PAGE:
Cloud-computing shares a common pool of resources across customers at a scale that is orders of magnitude larger than traditional multiuser systems. Constituent physical compute servers are allocated multiple `virtual machines' (VMs) to serve simultaneously. Each VM user should ideally be unaffected by others' demand. Naturally, this environment produces new challenges for the service providers in meeting customer expectations while extracting an efficient utilization from server resources. We study a new cloud service metric that measures prolonged latency or delay suffered by customers. We model the workload process of a cloud server and analyze the process as the customer population grows. The capacity required to ensure that the average workload does not exceed a threshold over long segments is characterized. This can be used by cloud operators to provide service guarantees on avoiding long durations of latency. As part of the analysis, we provide a uniform large deviation principle for collections of random variables that is of independent interest.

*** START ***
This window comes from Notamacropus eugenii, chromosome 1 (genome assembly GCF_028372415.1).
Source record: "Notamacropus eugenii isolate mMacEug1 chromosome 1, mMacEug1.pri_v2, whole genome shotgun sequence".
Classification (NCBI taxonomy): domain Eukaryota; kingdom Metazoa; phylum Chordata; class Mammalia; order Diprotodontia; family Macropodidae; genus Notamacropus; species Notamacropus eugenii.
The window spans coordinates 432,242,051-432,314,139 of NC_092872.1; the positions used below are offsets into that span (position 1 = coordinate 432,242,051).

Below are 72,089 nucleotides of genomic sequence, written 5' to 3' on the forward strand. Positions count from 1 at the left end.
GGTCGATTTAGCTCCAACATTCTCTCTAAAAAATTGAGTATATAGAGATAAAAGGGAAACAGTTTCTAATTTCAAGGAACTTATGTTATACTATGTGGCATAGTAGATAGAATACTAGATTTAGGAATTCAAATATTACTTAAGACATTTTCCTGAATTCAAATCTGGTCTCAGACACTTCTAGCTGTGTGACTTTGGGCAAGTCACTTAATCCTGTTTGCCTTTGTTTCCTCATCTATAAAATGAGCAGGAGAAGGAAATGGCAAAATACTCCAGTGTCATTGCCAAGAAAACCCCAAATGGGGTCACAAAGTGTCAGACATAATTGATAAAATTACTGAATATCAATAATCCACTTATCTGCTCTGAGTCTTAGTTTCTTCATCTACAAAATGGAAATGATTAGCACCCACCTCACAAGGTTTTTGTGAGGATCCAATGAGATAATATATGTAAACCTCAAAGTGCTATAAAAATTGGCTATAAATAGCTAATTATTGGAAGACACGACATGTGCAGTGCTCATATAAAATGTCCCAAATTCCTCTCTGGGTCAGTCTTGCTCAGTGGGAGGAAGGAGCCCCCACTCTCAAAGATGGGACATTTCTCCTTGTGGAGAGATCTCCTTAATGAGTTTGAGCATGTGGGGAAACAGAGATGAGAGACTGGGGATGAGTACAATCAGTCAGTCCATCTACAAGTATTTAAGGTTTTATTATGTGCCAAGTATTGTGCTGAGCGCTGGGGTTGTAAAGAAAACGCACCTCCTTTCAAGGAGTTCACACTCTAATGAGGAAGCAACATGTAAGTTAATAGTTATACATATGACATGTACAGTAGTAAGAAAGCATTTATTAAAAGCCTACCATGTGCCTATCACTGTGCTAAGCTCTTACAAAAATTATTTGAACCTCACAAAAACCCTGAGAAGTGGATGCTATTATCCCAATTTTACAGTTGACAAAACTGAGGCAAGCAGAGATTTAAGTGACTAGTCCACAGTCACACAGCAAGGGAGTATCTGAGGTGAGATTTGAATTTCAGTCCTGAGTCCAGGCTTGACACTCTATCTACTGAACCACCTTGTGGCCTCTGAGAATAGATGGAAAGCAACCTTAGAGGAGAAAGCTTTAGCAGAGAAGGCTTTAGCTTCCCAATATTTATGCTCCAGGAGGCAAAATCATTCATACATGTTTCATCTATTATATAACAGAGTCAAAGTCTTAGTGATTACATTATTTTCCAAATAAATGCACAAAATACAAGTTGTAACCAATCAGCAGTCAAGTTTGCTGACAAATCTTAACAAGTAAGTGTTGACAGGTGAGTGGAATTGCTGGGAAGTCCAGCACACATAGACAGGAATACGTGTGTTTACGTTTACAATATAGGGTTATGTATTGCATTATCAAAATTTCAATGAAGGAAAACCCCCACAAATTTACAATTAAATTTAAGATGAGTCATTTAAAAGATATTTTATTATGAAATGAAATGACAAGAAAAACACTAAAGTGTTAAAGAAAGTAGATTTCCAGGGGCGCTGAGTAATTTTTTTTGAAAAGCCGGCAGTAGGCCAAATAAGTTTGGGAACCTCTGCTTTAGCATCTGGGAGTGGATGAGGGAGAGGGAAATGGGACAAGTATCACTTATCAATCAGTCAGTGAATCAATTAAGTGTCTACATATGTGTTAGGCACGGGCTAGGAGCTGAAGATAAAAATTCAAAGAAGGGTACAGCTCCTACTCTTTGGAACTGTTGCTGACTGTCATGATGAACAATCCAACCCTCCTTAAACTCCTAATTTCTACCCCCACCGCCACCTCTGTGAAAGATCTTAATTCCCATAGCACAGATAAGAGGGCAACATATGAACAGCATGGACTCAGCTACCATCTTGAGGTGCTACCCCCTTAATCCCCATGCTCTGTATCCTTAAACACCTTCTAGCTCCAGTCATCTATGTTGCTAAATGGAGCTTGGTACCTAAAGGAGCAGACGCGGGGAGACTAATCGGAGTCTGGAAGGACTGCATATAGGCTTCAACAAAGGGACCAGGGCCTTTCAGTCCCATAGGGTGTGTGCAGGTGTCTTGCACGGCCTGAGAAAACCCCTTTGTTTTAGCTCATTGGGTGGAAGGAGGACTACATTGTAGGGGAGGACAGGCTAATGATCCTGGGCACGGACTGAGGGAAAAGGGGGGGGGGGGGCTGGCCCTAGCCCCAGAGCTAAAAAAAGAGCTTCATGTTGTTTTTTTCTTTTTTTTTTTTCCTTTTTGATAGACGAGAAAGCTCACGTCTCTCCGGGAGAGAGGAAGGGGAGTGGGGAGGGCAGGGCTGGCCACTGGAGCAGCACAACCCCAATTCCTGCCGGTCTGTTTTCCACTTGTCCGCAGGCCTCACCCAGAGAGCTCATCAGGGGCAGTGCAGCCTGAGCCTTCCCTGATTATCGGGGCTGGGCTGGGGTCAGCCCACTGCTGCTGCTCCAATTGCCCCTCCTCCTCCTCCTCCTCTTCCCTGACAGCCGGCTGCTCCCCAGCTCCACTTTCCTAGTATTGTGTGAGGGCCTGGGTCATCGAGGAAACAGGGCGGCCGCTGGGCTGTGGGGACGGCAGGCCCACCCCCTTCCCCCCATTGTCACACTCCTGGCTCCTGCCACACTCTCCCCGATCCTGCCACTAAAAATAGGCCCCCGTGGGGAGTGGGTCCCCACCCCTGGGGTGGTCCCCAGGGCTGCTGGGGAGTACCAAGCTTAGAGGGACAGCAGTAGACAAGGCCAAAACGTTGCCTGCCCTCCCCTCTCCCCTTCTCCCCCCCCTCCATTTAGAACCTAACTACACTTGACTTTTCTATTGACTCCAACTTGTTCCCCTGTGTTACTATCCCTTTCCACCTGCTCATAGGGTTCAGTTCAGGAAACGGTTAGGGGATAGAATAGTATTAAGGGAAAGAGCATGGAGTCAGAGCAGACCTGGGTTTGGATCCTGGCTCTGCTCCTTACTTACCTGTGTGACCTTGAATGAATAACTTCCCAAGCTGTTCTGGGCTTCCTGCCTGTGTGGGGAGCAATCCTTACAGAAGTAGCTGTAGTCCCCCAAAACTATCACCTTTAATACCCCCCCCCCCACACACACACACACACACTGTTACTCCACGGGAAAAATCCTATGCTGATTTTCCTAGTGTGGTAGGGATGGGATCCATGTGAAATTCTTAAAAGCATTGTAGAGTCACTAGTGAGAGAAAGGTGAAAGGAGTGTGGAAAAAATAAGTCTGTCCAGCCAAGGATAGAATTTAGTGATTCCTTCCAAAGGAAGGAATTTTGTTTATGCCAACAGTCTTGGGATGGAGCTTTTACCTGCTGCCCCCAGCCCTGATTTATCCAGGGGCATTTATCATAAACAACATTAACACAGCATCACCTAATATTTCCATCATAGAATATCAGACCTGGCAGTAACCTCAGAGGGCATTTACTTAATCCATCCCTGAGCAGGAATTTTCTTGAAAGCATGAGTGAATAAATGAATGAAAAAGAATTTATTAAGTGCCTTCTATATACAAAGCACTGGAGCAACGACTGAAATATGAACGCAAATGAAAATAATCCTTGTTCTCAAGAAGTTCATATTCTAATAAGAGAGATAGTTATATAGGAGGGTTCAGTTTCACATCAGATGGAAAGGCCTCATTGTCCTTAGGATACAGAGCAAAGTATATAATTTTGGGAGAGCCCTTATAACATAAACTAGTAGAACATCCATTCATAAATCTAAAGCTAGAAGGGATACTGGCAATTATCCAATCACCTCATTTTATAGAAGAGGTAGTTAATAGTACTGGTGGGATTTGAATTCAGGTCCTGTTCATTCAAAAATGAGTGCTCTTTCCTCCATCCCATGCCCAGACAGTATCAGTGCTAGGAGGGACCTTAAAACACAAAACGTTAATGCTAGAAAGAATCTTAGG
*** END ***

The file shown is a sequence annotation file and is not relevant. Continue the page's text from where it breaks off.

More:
"A strong law for the rate of growth of long latency periods in a cloud computing service." Adv. in Appl. Probab. 44 (4) 995 - 1017, December 2012. https://doi.org/10.1239/aap/1354716587